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The notes C sharp and C double sharp on the treble clef.

In music, sharp, or Diese, means higher in pitch. More specifically, in musical notation, sharp means "higher in pitch by a semitone (half step)," and has an associated symbol (), which is often confused with the number (hash) sign (#). The hash sign has two horizontal lines and two slanted lines, while the sharp sign has two vertical lines and two slanted lines.

Under twelve-tone equal temperament, B sharp, for instance, sounds the same as, or is enharmonically equivalent to, C natural, and G sharp is enharmonically equivalent to A flat. In other tuning systems, such enharmonic equivalences in general do not exist.

Double sharps also exist; these have the symbol double sharp and raise a note by two semitones, or a whole step. Less often (in for instance microtonal music notation) one will encounter half, or three-quarter, or otherwise modified, sharps.

Although very uncommon and used only in modern classical music, a triple sharp ( double sharp) can sometimes be found. This raises a note by three semitones.

Four mnemonics for the order of sharps in key signatures are: French Canadians Get Donuts At Every Breakfast, Fat Cats Gulp Down All Early Birds, Father Charles Goes Down And Ends Battle, Fat Cats Go Dancing After Eating Breakfast, or Father Christmas Gave Dad An Electric Blanket. When read backwards, the previous sentences display the order of flats. (e.g. Birds Eat Angleworms Do Gophers Catch Fish).

In tuning, sharp can also mean "slightly higher in pitch" (by some unspecified amount). If two simultaneous notes are slightly out of tune, the higher-pitched one (assuming the lower one is properly pitched) is said to be too sharp with respect to the other.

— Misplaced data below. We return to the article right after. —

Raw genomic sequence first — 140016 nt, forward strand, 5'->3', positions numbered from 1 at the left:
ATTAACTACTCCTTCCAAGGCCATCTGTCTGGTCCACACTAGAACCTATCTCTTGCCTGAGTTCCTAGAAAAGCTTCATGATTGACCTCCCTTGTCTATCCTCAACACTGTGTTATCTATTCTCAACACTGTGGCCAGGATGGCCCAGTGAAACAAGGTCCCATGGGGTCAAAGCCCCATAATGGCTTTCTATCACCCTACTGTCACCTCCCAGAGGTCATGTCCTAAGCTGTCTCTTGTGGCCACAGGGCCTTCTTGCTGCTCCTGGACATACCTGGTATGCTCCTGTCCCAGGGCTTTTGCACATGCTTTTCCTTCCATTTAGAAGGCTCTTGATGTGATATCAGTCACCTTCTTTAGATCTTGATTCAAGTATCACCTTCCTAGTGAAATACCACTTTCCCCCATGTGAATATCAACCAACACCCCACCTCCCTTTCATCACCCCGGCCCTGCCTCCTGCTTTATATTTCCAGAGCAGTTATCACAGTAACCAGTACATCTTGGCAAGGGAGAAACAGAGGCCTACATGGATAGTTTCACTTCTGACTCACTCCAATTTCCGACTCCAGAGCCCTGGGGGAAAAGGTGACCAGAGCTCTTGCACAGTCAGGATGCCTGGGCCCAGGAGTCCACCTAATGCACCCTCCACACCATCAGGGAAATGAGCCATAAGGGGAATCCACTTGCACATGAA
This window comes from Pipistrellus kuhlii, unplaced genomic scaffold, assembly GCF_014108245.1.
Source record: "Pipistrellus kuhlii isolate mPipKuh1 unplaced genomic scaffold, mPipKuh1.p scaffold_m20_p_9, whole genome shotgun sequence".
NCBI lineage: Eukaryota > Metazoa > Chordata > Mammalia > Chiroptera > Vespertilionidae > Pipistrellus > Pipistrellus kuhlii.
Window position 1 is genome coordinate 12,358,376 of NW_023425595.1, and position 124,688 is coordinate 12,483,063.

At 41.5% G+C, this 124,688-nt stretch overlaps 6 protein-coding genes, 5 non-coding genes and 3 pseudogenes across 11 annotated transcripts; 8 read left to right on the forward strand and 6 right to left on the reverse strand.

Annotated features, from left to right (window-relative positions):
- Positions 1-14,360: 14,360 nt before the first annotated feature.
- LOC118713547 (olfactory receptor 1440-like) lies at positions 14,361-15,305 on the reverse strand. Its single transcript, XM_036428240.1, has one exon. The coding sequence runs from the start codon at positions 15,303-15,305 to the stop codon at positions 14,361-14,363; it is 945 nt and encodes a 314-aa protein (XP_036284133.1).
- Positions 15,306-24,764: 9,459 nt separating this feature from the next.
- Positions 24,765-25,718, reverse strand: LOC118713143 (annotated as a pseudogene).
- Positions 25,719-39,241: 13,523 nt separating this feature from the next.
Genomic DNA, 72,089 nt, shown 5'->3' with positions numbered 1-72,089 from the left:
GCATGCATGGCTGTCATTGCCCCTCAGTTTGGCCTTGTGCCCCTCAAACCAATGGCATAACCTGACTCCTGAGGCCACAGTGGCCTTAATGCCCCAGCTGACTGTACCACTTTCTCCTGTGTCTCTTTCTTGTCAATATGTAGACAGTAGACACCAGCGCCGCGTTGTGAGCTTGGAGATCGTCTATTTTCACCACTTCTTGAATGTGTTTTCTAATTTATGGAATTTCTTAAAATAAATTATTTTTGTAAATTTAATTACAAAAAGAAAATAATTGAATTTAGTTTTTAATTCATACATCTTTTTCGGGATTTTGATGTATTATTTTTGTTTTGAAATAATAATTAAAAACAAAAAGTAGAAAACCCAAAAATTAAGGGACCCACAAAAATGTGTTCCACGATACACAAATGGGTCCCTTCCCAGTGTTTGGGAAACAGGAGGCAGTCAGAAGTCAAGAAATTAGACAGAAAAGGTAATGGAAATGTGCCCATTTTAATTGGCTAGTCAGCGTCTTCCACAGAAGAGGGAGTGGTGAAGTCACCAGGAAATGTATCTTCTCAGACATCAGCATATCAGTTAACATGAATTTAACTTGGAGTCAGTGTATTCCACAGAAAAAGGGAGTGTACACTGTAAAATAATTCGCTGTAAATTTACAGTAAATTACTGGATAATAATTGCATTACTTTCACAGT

In Unicode, the sharp symbol (♯) is at code point U+266F. Its HTML entity is ♯. The double sharp symbol (𝄪) is at U+1D12A. These characters may not display correctly in all fonts.

A half sharp, indicating the use of quarter tones, may be marked with various symbols including: Arabic music notation half sharp.svg.

See also

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Simple English

File:C
C sharp.


In music, sharp, or Diese, means higher in pitch. In musical notation, sharp means "higher in pitch by a semitone (half step)," and looks like this:()[1]. [[File:|frame|right|The notes C double sharp on the treble clef and bass clef.]]

Under twelve-tone equal temperament, B sharp, for instance, is enharmonically equivalent to (sounds the same as), C natural, and G sharp is enharmonically equivalent to A flat.

Double sharps also exist; these have the symbol and raise a note by two semitones, or a whole step. Less often there are half or three-quarter sharps.

Although very rare and used only in modern classical music, a triple sharp ( ) can sometimes be found. This raises a note by three semitones.

The Circle of fifths tells you how many sharps are in a key signature.

In tuning, sharp can also mean "slightly higher in pitch". If the same note is played on two instruments, and one is slightly higher, it is too sharp compared to the other.

In Unicode, the sharp symbol (♯) is at code point U+266F. Its HTML entity is ♯. The double sharp symbol (𝄪) is at U+1D12A. Some fonts do not show these symbols.

References

  1. The AB guide to Music Theory, part I.

Other pages

Template:Musical notation


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